Anchorage exploring 2026 Olympics bid

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A 23-member exploratory committee met in Anchorage, Alaska Tuesday to discuss the logistics of hosting the 2026 Winter Games and debate whether the city would be willing and able to put in a bid with the U.S. Olympic Committee.

“We still feel, in fact more confidently than ever, that Anchorage has the capability, the facilities and, most of all, the spirit and the willingness to be the host city,” Anchorage Mayor Dan Sullivan said.

“When you host these kinds of national events, it really just increases our resume, our capacity to put in this bid for the 2026 Olympics.”

But the biggest question on the table was, as always, how do you pay for the venues and other city improvements, and what do you do with them when the Games are over? Alaska has been struggling through the same economic issues as most other cities, and Olympic officials would need to build a new just-about-everything to accommodate the thousands of international spectators flooding to the city.

Sullivan suggests that the costs could ideally be covered by TV revenues, merchandising, and private contributions from corporations, and that spearheading a bid this early could help to alleviate the pressure.

Beyond those all important questions, Sullivan believes his city is otherwise well-equipped, with enough lodging and accommodations already, and the perfect location for prime-time TV audiences worldwide. Now he intends to spend the next eight months detailing everything from finances to venues and transportation so they have a clear plan to present to the USOC when initial bidding starts in 2015.

“I think we’re back on the right track,” he explained. “And you’re talking about Games in 2026, so it’s 13 years from now. You’d like to think we’ll be even better positioned than we are today.”

Anchorage has actually been a finalist to host the Olympics twice, finishing sixth in voting for the 1992 Games that went to Albertville, France, and third for the 1994 Games that ended up in Lillehammer, Norway.

Syria-born Olympian takes advocacy role at U.N. refugee agency

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GENEVA (AP) — The U.N. refugee agency has chosen as a goodwill ambassador a Syrian teenage girl who helped save a boat carrying fellow refugees and later became an Olympic swimmer.

Yusra Mardini was appointed as UNHCR Goodwill Ambassador on Thursday, joining other notables like actress Cate Blanchett and author Khaled Hosseini in the unpaid advocacy role.

UNHCR chief Filippo Grandi said Mardini “represents the hopes, the fears and the incredible potential of the more than 10 million young refugees around the globe.”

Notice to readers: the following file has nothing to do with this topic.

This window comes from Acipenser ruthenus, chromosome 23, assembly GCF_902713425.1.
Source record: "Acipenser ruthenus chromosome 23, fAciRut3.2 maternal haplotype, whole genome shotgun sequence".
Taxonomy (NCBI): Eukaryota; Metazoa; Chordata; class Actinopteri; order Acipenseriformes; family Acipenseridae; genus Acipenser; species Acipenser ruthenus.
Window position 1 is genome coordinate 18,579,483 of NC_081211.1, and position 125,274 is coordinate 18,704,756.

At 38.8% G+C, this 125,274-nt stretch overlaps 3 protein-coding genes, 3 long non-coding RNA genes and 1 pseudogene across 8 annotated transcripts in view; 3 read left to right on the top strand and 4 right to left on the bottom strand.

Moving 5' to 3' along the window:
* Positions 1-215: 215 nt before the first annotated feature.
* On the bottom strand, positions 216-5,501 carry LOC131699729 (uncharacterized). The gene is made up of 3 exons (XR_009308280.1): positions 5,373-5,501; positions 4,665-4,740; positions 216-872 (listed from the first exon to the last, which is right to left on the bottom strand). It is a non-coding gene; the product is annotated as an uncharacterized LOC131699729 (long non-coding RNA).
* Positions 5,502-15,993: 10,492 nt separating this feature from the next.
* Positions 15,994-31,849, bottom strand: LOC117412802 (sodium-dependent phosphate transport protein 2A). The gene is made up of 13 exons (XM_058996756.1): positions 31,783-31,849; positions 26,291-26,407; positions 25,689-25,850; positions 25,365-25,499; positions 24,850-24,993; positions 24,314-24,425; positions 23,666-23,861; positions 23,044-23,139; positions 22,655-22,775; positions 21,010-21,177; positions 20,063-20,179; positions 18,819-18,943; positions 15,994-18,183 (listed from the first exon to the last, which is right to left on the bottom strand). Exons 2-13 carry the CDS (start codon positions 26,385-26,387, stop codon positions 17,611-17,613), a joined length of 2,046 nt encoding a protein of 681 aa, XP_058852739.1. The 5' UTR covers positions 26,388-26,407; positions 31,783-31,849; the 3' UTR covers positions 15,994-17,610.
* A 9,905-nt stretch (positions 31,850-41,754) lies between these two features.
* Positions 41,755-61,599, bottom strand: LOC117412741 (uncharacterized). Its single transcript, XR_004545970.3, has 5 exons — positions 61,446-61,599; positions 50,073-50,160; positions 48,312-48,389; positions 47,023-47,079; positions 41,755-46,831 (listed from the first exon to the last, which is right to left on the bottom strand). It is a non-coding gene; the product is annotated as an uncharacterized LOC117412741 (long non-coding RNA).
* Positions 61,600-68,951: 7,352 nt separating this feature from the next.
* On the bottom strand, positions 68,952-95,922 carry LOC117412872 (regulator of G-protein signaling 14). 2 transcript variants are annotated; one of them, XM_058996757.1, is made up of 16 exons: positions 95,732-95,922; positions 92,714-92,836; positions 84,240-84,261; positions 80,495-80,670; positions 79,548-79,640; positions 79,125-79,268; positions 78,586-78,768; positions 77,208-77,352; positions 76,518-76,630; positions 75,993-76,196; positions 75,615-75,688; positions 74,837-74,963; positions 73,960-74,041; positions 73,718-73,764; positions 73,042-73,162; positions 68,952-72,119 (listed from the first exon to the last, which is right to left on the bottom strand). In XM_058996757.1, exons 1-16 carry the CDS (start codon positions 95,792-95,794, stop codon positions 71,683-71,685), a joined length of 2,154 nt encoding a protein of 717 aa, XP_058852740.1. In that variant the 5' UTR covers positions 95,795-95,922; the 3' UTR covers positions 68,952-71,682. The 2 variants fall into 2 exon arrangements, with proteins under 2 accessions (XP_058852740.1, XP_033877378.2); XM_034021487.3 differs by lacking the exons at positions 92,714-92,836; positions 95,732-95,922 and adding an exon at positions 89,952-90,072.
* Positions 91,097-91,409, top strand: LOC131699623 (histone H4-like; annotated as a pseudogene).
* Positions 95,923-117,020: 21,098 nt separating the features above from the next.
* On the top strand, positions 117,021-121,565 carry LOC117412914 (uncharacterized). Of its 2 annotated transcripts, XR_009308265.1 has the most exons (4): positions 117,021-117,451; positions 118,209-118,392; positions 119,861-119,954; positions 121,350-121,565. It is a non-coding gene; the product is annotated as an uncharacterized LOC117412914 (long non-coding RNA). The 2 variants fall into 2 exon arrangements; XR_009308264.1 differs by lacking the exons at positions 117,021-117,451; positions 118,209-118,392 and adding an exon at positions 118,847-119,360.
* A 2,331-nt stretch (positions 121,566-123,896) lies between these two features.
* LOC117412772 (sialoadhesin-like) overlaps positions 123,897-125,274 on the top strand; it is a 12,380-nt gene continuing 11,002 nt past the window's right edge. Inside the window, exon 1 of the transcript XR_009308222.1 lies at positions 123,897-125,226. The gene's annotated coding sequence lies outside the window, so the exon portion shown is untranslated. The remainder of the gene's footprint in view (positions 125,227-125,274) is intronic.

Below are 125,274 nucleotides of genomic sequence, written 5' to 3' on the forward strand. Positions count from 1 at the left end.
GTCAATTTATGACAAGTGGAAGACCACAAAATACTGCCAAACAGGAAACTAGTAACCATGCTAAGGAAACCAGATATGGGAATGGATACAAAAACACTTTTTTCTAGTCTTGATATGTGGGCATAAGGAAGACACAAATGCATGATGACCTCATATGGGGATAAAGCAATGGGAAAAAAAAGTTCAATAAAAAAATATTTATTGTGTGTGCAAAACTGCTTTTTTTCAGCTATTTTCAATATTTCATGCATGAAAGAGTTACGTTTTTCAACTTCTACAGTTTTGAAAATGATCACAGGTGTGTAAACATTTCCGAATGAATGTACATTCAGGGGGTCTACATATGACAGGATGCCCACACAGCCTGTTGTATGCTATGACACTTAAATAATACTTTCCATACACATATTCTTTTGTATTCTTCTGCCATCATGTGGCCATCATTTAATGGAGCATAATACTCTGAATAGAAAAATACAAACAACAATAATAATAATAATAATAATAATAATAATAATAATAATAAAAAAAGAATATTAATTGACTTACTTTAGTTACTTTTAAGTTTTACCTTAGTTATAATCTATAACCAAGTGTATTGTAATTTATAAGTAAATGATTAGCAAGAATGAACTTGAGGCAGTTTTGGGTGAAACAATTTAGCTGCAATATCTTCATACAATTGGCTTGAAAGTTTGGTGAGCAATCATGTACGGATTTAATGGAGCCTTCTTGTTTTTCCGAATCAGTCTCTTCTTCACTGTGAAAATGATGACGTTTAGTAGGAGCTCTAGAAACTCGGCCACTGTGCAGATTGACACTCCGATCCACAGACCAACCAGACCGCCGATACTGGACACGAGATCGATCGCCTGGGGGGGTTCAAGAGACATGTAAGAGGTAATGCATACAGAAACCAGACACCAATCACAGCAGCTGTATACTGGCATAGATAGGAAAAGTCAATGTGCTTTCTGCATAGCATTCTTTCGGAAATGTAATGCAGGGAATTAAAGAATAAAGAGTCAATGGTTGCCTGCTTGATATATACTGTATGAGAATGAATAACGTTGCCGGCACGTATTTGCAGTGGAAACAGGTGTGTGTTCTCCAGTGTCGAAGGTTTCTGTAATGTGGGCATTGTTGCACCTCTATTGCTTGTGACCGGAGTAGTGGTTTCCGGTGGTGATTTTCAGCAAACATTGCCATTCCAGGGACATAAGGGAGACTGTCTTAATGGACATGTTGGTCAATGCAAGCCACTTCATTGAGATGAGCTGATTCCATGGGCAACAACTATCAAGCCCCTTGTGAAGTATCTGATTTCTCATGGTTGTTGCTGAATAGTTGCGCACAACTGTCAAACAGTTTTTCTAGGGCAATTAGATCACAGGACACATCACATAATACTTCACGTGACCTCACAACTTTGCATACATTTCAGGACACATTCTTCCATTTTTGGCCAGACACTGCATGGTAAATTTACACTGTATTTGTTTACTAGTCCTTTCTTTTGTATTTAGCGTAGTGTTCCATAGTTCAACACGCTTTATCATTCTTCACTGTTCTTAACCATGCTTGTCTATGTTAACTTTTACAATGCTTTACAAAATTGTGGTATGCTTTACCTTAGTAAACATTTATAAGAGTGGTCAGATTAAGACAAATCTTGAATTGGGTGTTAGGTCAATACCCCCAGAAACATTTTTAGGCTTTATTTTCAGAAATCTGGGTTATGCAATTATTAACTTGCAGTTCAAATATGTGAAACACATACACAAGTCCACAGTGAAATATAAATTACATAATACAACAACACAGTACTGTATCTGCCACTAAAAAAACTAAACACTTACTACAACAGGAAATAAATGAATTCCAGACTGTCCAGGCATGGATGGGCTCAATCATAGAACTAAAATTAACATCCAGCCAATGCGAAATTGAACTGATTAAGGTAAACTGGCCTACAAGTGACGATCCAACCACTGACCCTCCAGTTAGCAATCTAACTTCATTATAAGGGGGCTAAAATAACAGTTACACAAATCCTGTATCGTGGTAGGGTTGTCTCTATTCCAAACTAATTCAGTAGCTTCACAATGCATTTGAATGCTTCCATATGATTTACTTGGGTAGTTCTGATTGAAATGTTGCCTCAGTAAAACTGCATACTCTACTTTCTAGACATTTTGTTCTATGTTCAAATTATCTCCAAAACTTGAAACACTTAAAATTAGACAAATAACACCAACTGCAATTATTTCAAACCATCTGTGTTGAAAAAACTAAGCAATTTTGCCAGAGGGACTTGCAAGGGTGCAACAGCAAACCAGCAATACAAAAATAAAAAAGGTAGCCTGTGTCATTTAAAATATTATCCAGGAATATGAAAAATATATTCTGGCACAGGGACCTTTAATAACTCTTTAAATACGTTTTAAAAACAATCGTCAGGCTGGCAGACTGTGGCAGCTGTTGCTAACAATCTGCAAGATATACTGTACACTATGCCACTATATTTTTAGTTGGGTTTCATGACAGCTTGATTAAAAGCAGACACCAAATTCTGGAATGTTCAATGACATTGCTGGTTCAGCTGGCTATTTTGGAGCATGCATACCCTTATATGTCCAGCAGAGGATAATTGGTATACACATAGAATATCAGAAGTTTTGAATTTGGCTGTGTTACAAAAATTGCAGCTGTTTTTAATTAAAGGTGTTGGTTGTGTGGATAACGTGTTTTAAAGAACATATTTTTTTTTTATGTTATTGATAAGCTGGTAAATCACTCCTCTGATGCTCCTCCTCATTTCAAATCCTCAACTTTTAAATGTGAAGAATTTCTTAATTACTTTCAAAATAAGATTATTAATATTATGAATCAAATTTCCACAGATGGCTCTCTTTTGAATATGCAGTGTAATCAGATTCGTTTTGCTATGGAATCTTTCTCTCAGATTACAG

Mardini and her sister Sarah jumped overboard and swam for hours alongside their overloaded boat to reach Greece from Turkey in 2015.

She swam on the first Refugee Olympic team in Rio last year and has discussed refugees’ challenges with leaders like Pope Francis and President Barack Obama.

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Rafael Nadal recreates famous 1992 Olympic cauldron lighting

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Rafael Nadal, owner of two Olympic gold medals, recently parroted arguably the most famous moment in Spanish Olympic history.

Nadal and Marc Lopez, the 2016 Olympic doubles champions, took up bows and arrows and joined archer Antonio Rebollo on Monday at the 1992 Barcelona Olympic Stadium. It brought back memories of Rebollo’s unforgettable cauldron lighting from the only Olympics held in Spain.

Nadal is in Barcelona for an ATP Tour event as he prepares to vie for a 10th French Open title next month.

Rebollo, now 61 years old, was one of 200 hundred archers considered to light the cauldron in 1992. He learned that he was chosen for the role over four other finalists two hours ahead of time, according to an NBC Olympics profile in 1996.

The cauldron would be 195 feet away. Fearing Rebollo would miss the target, organizers instructed him to fire his arrow beyond the stadium walls. As the arrow soared, a technician lit the natural gas flame with a remote control.

The illusion worked. The true story wasn’t revealed for another 20 years.

“There were no fears,” Rebollo, a Barcelona native who contracted polio at age 8, told NBC two decades ago. “I was practically a robot. I focused on my positioning and reaching the target. That was all. … My feelings were taken from the people who described to me how they saw it. What they felt, their emotions, their cries. This is what made me realize what the moment actually meant.”

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